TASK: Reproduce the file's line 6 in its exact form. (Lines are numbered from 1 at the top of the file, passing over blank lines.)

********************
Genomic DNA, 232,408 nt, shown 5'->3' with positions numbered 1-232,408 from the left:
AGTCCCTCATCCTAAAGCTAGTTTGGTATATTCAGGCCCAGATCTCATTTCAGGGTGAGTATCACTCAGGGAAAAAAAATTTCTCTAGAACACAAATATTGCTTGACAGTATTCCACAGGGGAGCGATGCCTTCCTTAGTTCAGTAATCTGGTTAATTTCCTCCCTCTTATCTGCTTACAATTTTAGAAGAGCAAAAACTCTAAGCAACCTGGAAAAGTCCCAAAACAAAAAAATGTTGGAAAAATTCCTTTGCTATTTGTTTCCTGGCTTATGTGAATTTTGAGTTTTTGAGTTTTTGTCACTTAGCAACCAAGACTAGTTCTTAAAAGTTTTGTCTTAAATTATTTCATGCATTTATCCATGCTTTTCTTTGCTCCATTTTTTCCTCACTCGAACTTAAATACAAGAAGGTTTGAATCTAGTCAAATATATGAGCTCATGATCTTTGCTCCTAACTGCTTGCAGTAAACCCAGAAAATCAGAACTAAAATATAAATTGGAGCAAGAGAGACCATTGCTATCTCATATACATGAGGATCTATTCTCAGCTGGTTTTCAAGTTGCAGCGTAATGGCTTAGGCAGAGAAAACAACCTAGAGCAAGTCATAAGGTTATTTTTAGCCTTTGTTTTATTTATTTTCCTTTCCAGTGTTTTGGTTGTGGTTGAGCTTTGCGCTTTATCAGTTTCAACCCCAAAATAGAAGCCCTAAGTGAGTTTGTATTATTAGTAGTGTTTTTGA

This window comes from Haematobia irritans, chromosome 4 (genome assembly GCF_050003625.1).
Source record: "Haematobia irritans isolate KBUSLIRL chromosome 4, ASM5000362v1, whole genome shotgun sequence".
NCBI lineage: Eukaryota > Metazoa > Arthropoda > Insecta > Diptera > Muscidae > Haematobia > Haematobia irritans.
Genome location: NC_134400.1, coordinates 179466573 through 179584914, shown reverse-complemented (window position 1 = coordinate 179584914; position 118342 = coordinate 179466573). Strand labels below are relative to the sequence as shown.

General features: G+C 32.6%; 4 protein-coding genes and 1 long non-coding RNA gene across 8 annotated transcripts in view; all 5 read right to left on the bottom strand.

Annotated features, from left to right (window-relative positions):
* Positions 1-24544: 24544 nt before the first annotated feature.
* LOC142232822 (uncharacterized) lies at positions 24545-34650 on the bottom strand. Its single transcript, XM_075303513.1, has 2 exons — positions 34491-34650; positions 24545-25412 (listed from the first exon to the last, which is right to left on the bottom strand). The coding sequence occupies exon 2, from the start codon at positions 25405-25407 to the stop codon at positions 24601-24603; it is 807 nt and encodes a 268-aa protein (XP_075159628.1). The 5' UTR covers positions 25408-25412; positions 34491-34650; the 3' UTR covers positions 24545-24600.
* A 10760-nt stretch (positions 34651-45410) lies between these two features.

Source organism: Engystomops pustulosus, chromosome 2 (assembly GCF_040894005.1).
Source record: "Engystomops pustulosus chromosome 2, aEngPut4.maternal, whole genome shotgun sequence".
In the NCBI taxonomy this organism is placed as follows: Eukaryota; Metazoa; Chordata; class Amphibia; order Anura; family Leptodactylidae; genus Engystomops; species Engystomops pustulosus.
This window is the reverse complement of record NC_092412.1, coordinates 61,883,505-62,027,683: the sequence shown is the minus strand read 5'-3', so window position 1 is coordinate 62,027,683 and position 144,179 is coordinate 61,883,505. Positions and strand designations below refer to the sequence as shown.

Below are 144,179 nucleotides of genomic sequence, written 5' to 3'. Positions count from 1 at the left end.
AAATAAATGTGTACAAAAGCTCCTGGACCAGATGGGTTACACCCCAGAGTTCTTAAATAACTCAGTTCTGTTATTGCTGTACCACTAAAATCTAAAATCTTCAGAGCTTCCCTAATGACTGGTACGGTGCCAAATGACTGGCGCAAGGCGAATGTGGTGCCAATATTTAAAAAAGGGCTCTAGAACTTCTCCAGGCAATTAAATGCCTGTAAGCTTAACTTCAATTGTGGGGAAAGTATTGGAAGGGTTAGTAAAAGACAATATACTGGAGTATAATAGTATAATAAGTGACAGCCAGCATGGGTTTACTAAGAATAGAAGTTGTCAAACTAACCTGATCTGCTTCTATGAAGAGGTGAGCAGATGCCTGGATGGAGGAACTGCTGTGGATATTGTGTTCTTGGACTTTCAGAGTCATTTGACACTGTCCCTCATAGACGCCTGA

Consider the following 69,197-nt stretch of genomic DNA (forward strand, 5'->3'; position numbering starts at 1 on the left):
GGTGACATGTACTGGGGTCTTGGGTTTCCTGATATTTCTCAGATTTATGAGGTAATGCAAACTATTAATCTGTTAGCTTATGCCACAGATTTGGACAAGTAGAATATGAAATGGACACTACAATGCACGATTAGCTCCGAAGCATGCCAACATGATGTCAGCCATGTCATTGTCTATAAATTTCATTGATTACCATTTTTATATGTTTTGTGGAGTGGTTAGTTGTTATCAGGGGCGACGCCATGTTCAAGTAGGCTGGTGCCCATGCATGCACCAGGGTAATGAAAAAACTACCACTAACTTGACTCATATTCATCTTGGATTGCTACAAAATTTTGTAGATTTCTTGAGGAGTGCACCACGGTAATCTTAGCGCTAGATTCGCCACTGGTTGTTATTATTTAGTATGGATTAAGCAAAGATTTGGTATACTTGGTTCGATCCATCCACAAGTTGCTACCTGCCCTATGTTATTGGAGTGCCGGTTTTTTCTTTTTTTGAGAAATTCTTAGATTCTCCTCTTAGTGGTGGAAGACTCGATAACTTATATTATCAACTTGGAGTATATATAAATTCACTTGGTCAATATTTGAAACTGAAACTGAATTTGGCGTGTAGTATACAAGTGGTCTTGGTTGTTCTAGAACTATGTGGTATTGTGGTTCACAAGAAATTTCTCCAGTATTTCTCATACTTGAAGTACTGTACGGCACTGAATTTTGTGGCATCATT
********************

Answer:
Genome location: NC_134400.1, coordinates 179466573 through 179584914, shown reverse-complemented (window position 1 = coordinate 179584914; position 118342 = coordinate 179466573). Strand labels below are relative to the sequence as shown.